Shakespearean production ‘a whole new experience’ for Frontier pupils

  • Junior Patrice Moriarty as Gonzalo in a scene from Frontier Regional School’s production of “The Tempest.” Staff Photo/Paul Franz

  • Emily Woods as Prospero, Kali Berthiaume as Caliban and Sofia Hebert as Miranda in a scene from Frontier Regional School’s production of “The Tempest.” Staff Photo/Paul Franz

  • Sofia Hebert as Miranda, Emily Woods as Prospero, Eva Howard as Ariel and Oliver Cox as Ferdinand in a scene from Frontier Regional School’s production of “The Tempest.” Staff Photo/Paul Franz

  • A scene from Frontier Regional School’s production of “The Tempest.” Staff Photo/Paul Franz

Staff Writer
Published: 12/1/2022 5:08:50 PM
Modified: 12/1/2022 5:06:27 PM

SOUTH DEERFIELD — Hit the high seas and experience a story of magic and tragic comedy as Frontier Regional School students take on the roles of castaways in “The Tempest” this weekend.

Frontier’s theater students are getting their first taste of William Shakespeare on Friday and Saturday at 7 p.m. and Sunday at 2 p.m.

Building off the spring production of Anton Chekhov’s “The Seagull,” Director Gian DiDonna said he is challenging his young cast — with only six upperclassmen in total — to really “put the focus on language” as they wade through Shakespeare’s sometimes-difficult-to-understand English.

“It is very difficult and it’s proven to be a challenge, but a lot of the students have surprised us,” DiDonna said. “I’ve really put the emphasis … to focus on language and the story, and the rest will come.”

Written in the early 17th century, “The Tempest” is set on a deserted island after the sorcerer Prospero conjures up the eponymous tempest to cast away his brother, Antonio, who usurped Prospero from his position as the Duke of Milan. On the island, Antonio, his family and his retinue are separated by Prospero’s magic and must regroup.

DiDonna, who hinted in the spring that “The Tempest” would be his fall choice, said he chose the play because it is “the shortest of Shakespeare’s plays” and brings together a wide variety of theatrical components from the complexity of the opening shipwreck, all the way through the use of magic and song.

“I love Shakespeare because it’s such rich material and I want them to have that experience,” DiDonna said. “It’s a pretty complete piece in that regard.”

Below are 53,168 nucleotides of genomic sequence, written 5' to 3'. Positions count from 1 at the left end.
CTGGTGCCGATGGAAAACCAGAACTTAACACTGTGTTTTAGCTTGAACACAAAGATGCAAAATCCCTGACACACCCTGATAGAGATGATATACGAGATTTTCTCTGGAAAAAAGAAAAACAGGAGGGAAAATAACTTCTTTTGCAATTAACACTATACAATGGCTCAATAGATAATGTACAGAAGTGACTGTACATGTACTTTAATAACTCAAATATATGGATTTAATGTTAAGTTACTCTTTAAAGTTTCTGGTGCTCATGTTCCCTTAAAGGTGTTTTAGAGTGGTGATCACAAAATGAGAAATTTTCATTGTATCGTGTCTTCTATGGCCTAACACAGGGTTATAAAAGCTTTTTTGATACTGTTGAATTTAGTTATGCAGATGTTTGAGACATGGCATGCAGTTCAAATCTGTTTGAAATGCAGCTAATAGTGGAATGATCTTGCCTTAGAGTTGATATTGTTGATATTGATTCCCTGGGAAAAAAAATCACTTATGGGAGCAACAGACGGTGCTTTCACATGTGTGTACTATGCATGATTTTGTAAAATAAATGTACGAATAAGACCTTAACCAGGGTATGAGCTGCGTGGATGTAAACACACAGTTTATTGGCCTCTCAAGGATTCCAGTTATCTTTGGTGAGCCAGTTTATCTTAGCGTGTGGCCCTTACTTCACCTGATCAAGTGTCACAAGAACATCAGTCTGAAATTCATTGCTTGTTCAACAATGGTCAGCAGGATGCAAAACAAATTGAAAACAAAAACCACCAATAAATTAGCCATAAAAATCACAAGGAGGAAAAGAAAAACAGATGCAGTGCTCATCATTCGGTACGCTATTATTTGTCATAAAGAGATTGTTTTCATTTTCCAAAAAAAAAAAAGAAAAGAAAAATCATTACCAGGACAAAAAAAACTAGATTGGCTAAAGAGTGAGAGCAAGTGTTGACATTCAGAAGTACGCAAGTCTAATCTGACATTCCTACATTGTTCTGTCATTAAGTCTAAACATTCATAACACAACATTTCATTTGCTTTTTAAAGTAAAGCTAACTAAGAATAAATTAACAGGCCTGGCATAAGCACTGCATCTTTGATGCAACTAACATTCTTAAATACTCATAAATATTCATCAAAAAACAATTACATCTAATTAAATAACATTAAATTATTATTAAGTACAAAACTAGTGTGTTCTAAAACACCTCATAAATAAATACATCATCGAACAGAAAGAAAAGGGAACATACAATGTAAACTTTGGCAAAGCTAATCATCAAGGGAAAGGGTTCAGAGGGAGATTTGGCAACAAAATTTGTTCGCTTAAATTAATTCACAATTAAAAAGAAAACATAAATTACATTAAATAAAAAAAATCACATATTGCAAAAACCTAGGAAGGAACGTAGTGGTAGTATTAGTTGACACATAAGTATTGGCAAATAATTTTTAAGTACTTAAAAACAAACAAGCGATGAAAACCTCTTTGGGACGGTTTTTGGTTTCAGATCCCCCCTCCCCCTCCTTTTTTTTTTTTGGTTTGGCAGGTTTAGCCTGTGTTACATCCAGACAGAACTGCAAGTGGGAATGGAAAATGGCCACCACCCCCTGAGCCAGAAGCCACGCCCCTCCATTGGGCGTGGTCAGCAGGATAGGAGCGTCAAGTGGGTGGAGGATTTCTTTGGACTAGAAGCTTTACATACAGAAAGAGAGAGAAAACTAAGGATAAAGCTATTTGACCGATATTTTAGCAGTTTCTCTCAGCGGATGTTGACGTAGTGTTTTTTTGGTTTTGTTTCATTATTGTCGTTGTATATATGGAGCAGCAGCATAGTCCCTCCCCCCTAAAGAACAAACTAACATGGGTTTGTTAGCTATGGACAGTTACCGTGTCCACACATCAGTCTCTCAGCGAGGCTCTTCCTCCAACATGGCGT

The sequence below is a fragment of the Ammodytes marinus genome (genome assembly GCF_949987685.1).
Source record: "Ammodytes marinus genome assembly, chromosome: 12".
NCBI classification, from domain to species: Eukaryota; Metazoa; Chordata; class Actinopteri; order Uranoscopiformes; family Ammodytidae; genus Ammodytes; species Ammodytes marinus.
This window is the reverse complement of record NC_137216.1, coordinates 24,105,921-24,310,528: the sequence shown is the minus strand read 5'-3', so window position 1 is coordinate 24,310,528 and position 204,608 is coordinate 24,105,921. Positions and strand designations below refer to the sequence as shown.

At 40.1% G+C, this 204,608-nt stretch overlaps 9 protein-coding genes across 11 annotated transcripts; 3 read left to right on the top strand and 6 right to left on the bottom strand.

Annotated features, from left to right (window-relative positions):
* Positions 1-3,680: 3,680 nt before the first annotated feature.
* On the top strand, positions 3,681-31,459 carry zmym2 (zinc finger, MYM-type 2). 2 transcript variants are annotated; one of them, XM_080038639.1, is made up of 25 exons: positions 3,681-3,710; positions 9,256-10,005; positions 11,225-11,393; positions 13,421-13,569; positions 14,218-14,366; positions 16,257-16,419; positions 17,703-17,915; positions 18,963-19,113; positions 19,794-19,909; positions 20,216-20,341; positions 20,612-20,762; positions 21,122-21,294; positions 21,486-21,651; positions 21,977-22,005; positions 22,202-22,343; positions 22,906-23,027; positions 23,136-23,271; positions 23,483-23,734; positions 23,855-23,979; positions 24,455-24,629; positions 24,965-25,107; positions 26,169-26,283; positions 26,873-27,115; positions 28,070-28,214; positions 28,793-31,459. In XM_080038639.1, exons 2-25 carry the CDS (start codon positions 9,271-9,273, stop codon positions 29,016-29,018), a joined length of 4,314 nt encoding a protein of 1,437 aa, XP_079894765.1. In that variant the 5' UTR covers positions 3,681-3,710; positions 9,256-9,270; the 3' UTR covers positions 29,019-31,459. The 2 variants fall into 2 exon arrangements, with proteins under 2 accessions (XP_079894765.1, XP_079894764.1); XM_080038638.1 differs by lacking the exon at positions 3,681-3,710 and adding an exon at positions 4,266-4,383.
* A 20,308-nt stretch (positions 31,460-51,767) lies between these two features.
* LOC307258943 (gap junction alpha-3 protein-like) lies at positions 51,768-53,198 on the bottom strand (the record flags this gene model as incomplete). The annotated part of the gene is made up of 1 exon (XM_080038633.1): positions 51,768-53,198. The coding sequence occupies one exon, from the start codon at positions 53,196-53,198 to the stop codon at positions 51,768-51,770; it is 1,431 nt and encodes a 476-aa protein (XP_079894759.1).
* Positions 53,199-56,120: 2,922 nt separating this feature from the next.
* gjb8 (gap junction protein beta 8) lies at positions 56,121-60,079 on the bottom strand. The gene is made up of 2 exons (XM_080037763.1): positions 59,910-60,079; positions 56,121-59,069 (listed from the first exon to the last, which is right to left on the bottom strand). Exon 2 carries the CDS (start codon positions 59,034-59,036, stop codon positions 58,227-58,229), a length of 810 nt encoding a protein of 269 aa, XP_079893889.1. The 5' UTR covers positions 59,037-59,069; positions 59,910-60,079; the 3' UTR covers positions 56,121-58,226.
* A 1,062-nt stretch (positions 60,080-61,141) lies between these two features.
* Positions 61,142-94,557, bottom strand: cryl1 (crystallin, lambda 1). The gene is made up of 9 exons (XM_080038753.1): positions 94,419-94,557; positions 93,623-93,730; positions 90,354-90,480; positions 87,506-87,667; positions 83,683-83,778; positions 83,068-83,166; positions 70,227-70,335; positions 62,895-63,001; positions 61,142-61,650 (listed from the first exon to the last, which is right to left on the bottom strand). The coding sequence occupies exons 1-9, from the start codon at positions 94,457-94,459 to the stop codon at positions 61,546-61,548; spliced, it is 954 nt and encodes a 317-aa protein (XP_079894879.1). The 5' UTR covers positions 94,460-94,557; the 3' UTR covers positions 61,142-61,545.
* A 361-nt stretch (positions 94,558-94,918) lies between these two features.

Leading the way as Prospero in her first lead role is freshman Emily Woods, who said the production has been challenging, but rewarding for her and her classmates.

“It’s a whole new experience,” Woods said of the cast’s newfound familiarity with the works of Shakespeare. “It’s going to be great when it comes together.”

Woods said she took part in last year’s production of “The Outsiders” and has had a wonderful time digging into such a complex role. She said the audience will be surprised by the comedy of the production and will be able to relate to some truly “heartfelt” moments throughout.

Junior Patrice Moriarty, who has worked with her fellow upperclassmen to help the young cast, takes on the role of Antonio’s courtier, Gonzalo. Moriarty said DiDonna’s emphasis on language has opened up a whole new world that differs from any other production they’ve taken on.

“We’re learning this whole new language,” Moriarty said of Shakespeare’s often outdated vernacular. The challenge, she added, comes from how “active” Shakespeare wanted actors to be, along with the many different ways the work can be interpreted, joking that “it’s not like you can ask him” how a role should be played or a line should be delivered.

Sophomore Mason Smith has been cast as Sebastian, the brother to Alonso, king of Naples. Smith said the experience has been quite a “roller coaster” since the beginning, but he and his castmates have grown so much in the months of rehearsals.

“We have come so far,” Smith said. He added that the segmented nature of the play, which sees several different groups of characters acting independently of one another, has been a “unique” twist on the ensemble plays they’ve done in the past. His strategy in tackling the play has been to “focus on myself and my scene partners, making sure our scenes are as good as they can be, and encouraging others to do so.”

“The Tempest” washes ashore in South Deerfield Friday and Saturday at 7 p.m. The cast will put on the matinee on Sunday at 2 p.m. Tickets are $8 for adults and $5 for students, children and seniors, and can be purchased with cash or check. Doors open an hour before showtime.

Chris Larabee can be reached at clarabee@recorder.com or 413-930-4081.


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